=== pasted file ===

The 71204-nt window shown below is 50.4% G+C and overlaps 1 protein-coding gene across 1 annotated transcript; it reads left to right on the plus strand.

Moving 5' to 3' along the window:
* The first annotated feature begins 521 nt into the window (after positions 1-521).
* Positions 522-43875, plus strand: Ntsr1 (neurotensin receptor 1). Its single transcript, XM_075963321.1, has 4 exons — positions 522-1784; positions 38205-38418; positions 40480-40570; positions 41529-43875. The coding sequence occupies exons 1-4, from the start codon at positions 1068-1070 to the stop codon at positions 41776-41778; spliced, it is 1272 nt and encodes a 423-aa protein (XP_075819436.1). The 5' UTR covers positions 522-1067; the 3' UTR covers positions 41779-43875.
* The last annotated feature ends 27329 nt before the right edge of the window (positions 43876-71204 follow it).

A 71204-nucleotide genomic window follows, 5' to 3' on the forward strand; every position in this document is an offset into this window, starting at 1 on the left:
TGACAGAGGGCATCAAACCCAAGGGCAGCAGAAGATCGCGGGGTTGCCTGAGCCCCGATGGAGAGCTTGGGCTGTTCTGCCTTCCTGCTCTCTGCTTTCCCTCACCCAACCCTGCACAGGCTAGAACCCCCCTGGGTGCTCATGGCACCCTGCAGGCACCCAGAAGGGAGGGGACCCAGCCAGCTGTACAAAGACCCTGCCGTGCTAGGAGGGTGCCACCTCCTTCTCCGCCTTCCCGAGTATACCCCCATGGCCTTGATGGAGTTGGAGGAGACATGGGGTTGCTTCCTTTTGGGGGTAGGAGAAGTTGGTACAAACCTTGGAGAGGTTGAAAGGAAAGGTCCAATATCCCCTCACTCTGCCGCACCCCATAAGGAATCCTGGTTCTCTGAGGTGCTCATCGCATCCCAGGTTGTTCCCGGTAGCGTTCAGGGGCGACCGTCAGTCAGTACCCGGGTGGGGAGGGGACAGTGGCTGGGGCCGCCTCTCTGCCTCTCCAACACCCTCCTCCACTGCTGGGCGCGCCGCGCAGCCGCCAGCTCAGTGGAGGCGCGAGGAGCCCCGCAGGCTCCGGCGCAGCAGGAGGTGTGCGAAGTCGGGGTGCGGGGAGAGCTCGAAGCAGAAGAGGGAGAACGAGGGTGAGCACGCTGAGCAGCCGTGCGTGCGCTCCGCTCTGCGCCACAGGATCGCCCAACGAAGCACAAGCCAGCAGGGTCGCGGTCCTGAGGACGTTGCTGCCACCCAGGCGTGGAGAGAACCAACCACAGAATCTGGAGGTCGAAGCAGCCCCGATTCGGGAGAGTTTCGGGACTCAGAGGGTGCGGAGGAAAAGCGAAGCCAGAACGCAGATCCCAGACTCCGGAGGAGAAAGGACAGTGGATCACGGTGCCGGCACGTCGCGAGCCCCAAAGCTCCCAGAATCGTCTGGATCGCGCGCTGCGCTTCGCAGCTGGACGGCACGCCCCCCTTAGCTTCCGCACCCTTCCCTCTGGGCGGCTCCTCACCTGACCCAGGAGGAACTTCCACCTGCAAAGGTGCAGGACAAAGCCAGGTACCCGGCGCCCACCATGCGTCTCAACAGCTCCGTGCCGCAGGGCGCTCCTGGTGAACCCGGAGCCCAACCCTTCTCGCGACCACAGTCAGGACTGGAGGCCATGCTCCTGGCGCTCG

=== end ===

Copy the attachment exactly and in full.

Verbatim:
The 71204-nt window shown below is 50.4% G+C and overlaps 1 protein-coding gene across 1 annotated transcript; it reads left to right on the plus strand.

Moving 5' to 3' along the window:
* The first annotated feature begins 521 nt into the window (after positions 1-521).
* Positions 522-43875, plus strand: Ntsr1 (neurotensin receptor 1). Its single transcript, XM_075963321.1, has 4 exons — positions 522-1784; positions 38205-38418; positions 40480-40570; positions 41529-43875. The coding sequence occupies exons 1-4, from the start codon at positions 1068-1070 to the stop codon at positions 41776-41778; spliced, it is 1272 nt and encodes a 423-aa protein (XP_075819436.1). The 5' UTR covers positions 522-1067; the 3' UTR covers positions 41779-43875.
* The last annotated feature ends 27329 nt before the right edge of the window (positions 43876-71204 follow it).

A 71204-nucleotide genomic window follows, 5' to 3' on the forward strand; every position in this document is an offset into this window, starting at 1 on the left:
TGACAGAGGGCATCAAACCCAAGGGCAGCAGAAGATCGCGGGGTTGCCTGAGCCCCGATGGAGAGCTTGGGCTGTTCTGCCTTCCTGCTCTCTGCTTTCCCTCACCCAACCCTGCACAGGCTAGAACCCCCCTGGGTGCTCATGGCACCCTGCAGGCACCCAGAAGGGAGGGGACCCAGCCAGCTGTACAAAGACCCTGCCGTGCTAGGAGGGTGCCACCTCCTTCTCCGCCTTCCCGAGTATACCCCCATGGCCTTGATGGAGTTGGAGGAGACATGGGGTTGCTTCCTTTTGGGGGTAGGAGAAGTTGGTACAAACCTTGGAGAGGTTGAAAGGAAAGGTCCAATATCCCCTCACTCTGCCGCACCCCATAAGGAATCCTGGTTCTCTGAGGTGCTCATCGCATCCCAGGTTGTTCCCGGTAGCGTTCAGGGGCGACCGTCAGTCAGTACCCGGGTGGGGAGGGGACAGTGGCTGGGGCCGCCTCTCTGCCTCTCCAACACCCTCCTCCACTGCTGGGCGCGCCGCGCAGCCGCCAGCTCAGTGGAGGCGCGAGGAGCCCCGCAGGCTCCGGCGCAGCAGGAGGTGTGCGAAGTCGGGGTGCGGGGAGAGCTCGAAGCAGAAGAGGGAGAACGAGGGTGAGCACGCTGAGCAGCCGTGCGTGCGCTCCGCTCTGCGCCACAGGATCGCCCAACGAAGCACAAGCCAGCAGGGTCGCGGTCCTGAGGACGTTGCTGCCACCCAGGCGTGGAGAGAACCAACCACAGAATCTGGAGGTCGAAGCAGCCCCGATTCGGGAGAGTTTCGGGACTCAGAGGGTGCGGAGGAAAAGCGAAGCCAGAACGCAGATCCCAGACTCCGGAGGAGAAAGGACAGTGGATCACGGTGCCGGCACGTCGCGAGCCCCAAAGCTCCCAGAATCGTCTGGATCGCGCGCTGCGCTTCGCAGCTGGACGGCACGCCCCCCTTAGCTTCCGCACCCTTCCCTCTGGGCGGCTCCTCACCTGACCCAGGAGGAACTTCCACCTGCAAAGGTGCAGGACAAAGCCAGGTACCCGGCGCCCACCATGCGTCTCAACAGCTCCGTGCCGCAGGGCGCTCCTGGTGAACCCGGAGCCCAACCCTTCTCGCGACCACAGTCAGGACTGGAGGCCATGCTCCTGGCGCTCG